Thomas Hoadley

 

Thomas Hoadley was born in North Adams, MA and raised in New Hampshire. He graduated from Amherst College in 1971 with a BA in studio arts. After a short time in the world of architecture and extensive travel in Europe, he and his new wife settled in southern Vermont where he studied and later apprenticed with potter Malcolm Wright who carries on the traditions of Karatsu style wood fired pottery that he studied in Japan. Hoadley then attained a Master of Science in Ceramics at Illinois State University and subsequently moved to the Berkshires with his young family and established his pottery studio.

Hoadley’s colored porcelain art pottery, made with the Japanese technique of Nerikomi, is included in the collections of many public museums including the National Museum of American Art - Renwick Gallery, the Museum of Fine Arts - Boston, the Museum of Fine Arts - Philadelphia, and the White House Craft Collection (now at the Clinton Library). Hoadley is the recipient of a Massachusetts Artists Fellowship, two NEA Grants, and a Bronze Metal at the International Ceramics Festival Mino ’95, Tajimi City, Japan. His work has been exhibited widely, both nationally and internationally and has also been featured in several books on ceramics. He currently resides in Lanesborough, MA, where he divides his time between ceramics and abstract painting.

Ceramics Statement:
     My current ceramic work reflects an investigation into several areas of interest and an attempt to unify solutions to various visual problems. One interest is in the vessel as an abstract sculptural form and its many associations, both literal and metaphoric. Another is pattern and color and how a collection of abstract elements can create various feelings or impressions. A third is an interest in the investigation of surface pattern and three dimensional form. The technique that I use, which results in a penetration of the pattern through the thickness of the wall so as to be visible on both the outside and the inside, is a partial solution to the problem; but from a strictly two dimensional standpoint I am also concerned with how the pattern relates to the form as seen in the profile.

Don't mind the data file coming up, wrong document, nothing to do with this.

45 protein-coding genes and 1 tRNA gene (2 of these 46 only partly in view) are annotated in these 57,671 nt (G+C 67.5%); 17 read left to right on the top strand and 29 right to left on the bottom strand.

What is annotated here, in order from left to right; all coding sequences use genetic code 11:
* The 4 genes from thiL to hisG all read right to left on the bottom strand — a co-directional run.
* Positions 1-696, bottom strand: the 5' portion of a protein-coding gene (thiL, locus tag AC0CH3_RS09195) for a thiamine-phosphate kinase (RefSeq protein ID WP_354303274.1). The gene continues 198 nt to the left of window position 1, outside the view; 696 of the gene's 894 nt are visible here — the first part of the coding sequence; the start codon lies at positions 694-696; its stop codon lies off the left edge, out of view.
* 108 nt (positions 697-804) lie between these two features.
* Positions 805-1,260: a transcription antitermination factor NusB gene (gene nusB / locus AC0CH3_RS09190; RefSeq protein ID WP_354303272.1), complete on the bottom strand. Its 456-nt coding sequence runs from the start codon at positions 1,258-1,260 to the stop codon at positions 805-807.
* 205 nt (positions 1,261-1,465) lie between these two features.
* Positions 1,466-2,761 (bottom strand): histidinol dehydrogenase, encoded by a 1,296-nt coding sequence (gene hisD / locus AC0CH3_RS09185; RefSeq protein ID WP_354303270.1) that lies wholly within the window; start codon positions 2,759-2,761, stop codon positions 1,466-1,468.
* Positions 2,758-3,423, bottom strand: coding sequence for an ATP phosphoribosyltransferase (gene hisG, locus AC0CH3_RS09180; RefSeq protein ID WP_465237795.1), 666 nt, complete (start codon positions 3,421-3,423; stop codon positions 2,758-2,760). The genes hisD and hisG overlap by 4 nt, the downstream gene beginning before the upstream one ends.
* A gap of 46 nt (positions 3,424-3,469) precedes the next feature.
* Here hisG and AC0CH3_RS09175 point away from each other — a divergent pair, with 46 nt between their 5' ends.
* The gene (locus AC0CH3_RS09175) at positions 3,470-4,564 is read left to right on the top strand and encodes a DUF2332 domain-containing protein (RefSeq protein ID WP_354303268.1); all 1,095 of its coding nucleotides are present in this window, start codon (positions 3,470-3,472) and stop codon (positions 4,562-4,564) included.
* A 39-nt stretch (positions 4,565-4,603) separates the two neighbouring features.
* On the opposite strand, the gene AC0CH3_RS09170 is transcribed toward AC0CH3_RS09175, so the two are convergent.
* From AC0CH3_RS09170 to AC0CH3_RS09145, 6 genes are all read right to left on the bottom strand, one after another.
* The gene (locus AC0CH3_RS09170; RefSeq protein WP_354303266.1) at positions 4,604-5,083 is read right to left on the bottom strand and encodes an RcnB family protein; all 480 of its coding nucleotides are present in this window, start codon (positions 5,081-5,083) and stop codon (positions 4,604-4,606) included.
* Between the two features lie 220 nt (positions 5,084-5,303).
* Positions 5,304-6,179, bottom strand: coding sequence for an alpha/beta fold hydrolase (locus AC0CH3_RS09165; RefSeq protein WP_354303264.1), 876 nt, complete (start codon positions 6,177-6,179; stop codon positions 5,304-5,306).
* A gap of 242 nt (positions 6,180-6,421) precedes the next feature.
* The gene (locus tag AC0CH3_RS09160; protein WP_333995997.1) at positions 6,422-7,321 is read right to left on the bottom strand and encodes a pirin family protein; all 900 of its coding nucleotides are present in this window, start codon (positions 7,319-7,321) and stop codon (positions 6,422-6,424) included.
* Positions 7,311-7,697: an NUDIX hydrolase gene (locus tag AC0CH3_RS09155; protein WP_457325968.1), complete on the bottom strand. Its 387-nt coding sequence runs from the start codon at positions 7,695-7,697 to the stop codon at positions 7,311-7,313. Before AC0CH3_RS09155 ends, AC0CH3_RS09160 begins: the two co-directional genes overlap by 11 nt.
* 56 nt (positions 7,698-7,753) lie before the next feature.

A certain degree of illusionism of depth is created by some color/pattern combinations and I enjoy the play of this implied visual depth vs. the “flat” modulating surface of the pot vs. the real depth that is present in the interior space. My aim is not, however, to create strong illusions nor representational or abstracted pictures on the pots.

     My initial attraction to the nerikomi technique came from its organic union of pattern and structure. Rather than the former being applied to the latter, as in most decorative pottery traditions, the two are one and the same. The natural world abounds with this sort of union and as a result, offers endless inspiration for pattern making. The other aspect that was particularly attractive to me was the translation of the physical properties of clay into a visual format. By this I mean that the very plasticity of the clay is made visible in the way that an imposed pattern is altered. Straight parallel lines are created by stacking up slices of various colored clays but in the manipulation of the resulting soft block of clay, the lines become undulating or are perhaps made to taper down to hair’s breadth. Porcelain, of course, shows off this quality to its greatest extent but the principle is the same with any clay. I think of my patterns as being a collaboration between my imposed structure and the clay’s wise alteration of that structure.

     In addition to the natural sources, I have found inspiration for patterns in a number of other areas. Fabric design has recently been of great interest to me as well as a variety of non-ceramic craft traditions. Graphic Design of all sorts serves as visual stimulation and color ideas can come as easily from a magazine ad as from a rock, shell, or flower.

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